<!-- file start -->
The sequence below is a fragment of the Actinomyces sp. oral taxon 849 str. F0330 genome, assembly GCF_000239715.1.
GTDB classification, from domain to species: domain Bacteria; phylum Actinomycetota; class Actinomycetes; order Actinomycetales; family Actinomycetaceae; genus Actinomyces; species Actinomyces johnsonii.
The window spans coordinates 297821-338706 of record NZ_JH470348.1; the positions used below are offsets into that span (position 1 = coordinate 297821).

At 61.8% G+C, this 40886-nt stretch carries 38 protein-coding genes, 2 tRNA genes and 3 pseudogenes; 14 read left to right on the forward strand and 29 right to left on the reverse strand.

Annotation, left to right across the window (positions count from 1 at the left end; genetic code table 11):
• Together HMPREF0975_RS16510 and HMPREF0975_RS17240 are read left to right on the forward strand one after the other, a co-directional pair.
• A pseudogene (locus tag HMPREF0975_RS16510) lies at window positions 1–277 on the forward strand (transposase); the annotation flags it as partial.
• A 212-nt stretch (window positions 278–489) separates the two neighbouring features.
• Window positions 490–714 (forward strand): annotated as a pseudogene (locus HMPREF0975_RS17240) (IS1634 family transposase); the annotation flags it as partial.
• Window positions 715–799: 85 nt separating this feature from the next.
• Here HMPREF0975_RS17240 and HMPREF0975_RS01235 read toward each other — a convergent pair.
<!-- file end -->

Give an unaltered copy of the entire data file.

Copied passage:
The sequence below is a fragment of the Actinomyces sp. oral taxon 849 str. F0330 genome, assembly GCF_000239715.1.
GTDB classification, from domain to species: domain Bacteria; phylum Actinomycetota; class Actinomycetes; order Actinomycetales; family Actinomycetaceae; genus Actinomyces; species Actinomyces johnsonii.
The window spans coordinates 297821-338706 of record NZ_JH470348.1; the positions used below are offsets into that span (position 1 = coordinate 297821).

At 61.8% G+C, this 40886-nt stretch carries 38 protein-coding genes, 2 tRNA genes and 3 pseudogenes; 14 read left to right on the forward strand and 29 right to left on the reverse strand.

Annotation, left to right across the window (positions count from 1 at the left end; genetic code table 11):
• Together HMPREF0975_RS16510 and HMPREF0975_RS17240 are read left to right on the forward strand one after the other, a co-directional pair.
• A pseudogene (locus tag HMPREF0975_RS16510) lies at window positions 1–277 on the forward strand (transposase); the annotation flags it as partial.
• A 212-nt stretch (window positions 278–489) separates the two neighbouring features.
• Window positions 490–714 (forward strand): annotated as a pseudogene (locus HMPREF0975_RS17240) (IS1634 family transposase); the annotation flags it as partial.
• Window positions 715–799: 85 nt separating this feature from the next.
• Here HMPREF0975_RS17240 and HMPREF0975_RS01235 read toward each other — a convergent pair.